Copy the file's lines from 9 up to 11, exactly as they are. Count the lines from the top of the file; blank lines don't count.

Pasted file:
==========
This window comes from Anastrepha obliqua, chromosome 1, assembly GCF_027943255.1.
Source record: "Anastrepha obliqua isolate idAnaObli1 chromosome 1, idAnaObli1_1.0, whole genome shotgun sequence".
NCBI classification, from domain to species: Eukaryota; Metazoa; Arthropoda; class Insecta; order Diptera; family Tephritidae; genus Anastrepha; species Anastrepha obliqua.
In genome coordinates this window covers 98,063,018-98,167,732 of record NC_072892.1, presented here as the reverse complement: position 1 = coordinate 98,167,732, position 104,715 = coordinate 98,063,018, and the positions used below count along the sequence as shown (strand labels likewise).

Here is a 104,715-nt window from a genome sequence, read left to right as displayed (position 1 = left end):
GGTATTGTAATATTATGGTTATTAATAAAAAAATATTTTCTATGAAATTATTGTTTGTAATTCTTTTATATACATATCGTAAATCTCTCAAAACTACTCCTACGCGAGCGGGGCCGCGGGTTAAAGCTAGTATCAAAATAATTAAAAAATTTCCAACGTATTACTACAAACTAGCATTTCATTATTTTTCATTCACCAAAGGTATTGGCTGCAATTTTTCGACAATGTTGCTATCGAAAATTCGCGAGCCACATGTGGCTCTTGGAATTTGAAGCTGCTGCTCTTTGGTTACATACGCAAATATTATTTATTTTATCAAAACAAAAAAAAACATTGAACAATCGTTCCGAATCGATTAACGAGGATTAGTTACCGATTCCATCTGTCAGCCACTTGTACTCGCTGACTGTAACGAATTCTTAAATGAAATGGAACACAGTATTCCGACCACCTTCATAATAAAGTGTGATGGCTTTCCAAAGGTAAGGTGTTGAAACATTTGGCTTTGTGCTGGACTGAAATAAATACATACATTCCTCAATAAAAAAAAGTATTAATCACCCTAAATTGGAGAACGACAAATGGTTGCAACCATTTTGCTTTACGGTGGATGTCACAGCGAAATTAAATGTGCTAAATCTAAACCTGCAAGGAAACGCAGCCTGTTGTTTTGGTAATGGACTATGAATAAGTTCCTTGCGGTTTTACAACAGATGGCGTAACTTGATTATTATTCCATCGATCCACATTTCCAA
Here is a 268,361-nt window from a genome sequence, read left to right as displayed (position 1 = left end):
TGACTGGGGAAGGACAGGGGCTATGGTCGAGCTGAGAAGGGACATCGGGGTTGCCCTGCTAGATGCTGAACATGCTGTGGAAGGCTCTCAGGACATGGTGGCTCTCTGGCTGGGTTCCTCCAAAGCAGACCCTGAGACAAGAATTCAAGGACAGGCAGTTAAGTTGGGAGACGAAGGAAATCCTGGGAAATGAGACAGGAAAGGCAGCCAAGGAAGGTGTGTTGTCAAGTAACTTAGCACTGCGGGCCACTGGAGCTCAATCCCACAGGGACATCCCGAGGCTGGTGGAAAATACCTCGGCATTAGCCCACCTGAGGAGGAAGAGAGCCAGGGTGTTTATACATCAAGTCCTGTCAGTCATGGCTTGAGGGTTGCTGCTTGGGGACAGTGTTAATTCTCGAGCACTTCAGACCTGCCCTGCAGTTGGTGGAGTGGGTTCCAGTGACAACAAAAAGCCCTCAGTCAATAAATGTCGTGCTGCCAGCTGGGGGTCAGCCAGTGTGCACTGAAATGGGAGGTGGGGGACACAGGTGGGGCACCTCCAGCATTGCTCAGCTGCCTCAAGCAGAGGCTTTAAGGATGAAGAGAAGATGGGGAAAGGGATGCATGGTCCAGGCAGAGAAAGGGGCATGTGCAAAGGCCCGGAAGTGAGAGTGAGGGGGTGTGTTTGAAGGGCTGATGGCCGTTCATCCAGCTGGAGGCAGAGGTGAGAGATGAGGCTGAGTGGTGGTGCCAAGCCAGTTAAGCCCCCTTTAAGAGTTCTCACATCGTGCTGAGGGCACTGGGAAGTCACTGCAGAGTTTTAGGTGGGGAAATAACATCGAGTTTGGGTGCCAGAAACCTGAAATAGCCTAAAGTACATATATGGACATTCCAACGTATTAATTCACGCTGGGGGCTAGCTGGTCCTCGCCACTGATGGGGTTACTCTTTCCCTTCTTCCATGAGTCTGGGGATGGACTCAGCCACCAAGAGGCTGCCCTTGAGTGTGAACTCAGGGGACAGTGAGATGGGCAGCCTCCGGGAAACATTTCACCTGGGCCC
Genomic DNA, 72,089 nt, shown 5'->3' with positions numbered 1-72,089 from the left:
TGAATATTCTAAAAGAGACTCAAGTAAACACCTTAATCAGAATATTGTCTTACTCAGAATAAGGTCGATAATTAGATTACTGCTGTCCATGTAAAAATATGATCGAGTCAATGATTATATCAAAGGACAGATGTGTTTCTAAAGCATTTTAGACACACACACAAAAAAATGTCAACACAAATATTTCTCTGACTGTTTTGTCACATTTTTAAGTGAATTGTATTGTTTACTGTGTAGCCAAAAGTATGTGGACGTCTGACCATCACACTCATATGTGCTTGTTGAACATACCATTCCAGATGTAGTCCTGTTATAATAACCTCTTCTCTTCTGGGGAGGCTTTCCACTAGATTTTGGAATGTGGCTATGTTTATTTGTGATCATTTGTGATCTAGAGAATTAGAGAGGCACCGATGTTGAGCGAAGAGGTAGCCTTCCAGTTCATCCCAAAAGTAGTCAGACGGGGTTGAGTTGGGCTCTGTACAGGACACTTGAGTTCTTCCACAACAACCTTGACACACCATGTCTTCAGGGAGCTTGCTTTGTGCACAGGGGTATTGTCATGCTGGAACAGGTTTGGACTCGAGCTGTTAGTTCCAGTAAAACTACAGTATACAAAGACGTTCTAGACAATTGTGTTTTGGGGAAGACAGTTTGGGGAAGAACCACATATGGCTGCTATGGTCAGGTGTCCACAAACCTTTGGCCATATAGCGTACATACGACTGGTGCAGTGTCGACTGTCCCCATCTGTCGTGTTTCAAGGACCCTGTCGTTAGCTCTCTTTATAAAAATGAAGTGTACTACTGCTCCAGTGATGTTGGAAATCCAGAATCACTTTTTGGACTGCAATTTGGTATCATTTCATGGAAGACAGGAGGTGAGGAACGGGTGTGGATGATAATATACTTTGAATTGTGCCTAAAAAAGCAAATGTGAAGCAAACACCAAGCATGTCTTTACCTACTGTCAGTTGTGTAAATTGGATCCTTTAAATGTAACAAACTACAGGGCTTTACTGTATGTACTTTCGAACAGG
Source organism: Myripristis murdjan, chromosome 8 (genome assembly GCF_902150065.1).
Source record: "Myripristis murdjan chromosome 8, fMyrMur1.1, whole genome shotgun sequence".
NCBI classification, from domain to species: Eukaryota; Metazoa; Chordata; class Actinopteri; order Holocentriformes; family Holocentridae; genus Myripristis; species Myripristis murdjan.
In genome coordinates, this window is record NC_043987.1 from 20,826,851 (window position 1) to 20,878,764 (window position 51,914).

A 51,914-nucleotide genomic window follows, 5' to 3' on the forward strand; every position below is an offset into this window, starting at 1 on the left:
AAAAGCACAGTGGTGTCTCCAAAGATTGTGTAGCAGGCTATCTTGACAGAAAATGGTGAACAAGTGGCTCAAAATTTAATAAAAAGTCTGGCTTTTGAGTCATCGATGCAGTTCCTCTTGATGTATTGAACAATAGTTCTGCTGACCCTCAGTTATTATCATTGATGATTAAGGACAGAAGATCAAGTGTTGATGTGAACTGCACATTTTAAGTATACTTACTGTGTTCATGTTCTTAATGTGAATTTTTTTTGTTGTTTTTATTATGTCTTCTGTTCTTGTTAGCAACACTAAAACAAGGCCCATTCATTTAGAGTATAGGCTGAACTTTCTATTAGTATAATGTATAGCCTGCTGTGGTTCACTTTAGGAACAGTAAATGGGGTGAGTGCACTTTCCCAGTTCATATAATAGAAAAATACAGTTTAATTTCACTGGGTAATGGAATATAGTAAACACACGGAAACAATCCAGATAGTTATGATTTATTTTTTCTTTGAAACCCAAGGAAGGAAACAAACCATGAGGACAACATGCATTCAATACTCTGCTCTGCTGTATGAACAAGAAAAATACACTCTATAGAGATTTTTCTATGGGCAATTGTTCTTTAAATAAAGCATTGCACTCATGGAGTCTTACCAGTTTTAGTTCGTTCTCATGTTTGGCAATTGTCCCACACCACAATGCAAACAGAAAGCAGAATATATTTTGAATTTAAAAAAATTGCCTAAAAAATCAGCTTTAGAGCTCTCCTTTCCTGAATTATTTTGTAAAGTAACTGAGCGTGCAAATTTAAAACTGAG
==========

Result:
Genomic DNA, 72,089 nt, shown 5'->3' with positions numbered 1-72,089 from the left:
TGAATATTCTAAAAGAGACTCAAGTAAACACCTTAATCAGAATATTGTCTTACTCAGAATAAGGTCGATAATTAGATTACTGCTGTCCATGTAAAAATATGATCGAGTCAATGATTATATCAAAGGACAGATGTGTTTCTAAAGCATTTTAGACACACACACAAAAAAATGTCAACACAAATATTTCTCTGACTGTTTTGTCACATTTTTAAGTGAATTGTATTGTTTACTGTGTAGCCAAAAGTATGTGGACGTCTGACCATCACACTCATATGTGCTTGTTGAACATACCATTCCAGATGTAGTCCTGTTATAATAACCTCTTCTCTTCTGGGGAGGCTTTCCACTAGATTTTGGAATGTGGCTATGTTTATTTGTGATCATTTGTGATCTAGAGAATTAGAGAGGCACCGATGTTGAGCGAAGAGGTAGCCTTCCAGTTCATCCCAAAAGTAGTCAGACGGGGTTGAGTTGGGCTCTGTACAGGACACTTGAGTTCTTCCACAACAACCTTGACACACCATGTCTTCAGGGAGCTTGCTTTGTGCACAGGGGTATTGTCATGCTGGAACAGGTTTGGACTCGAGCTGTTAGTTCCAGTAAAACTACAGTATACAAAGACGTTCTAGACAATTGTGTTTTGGGGAAGACAGTTTGGGGAAGAACCACATATGGCTGCTATGGTCAGGTGTCCACAAACCTTTGGCCATATAGCGTACATACGACTGGTGCAGTGTCGACTGTCCCCATCTGTCGTGTTTCAAGGACCCTGTCGTTAGCTCTCTTTATAAAAATGAAGTGTACTACTGCTCCAGTGATGTTGGAAATCCAGAATCACTTTTTGGACTGCAATTTGGTATCATTTCATGGAAGACAGGAGGTGAGGAACGGGTGTGGATGATAATATACTTTGAATTGTGCCTAAAAAAGCAAATGTGAAGCAAACACCAAGCATGTCTTTACCTACTGTCAGTTGTGTAAATTGGATCCTTTAAATGTAACAAACTACAGGGCTTTACTGTATGTACTTTCGAACAGG
Source organism: Myripristis murdjan, chromosome 8 (genome assembly GCF_902150065.1).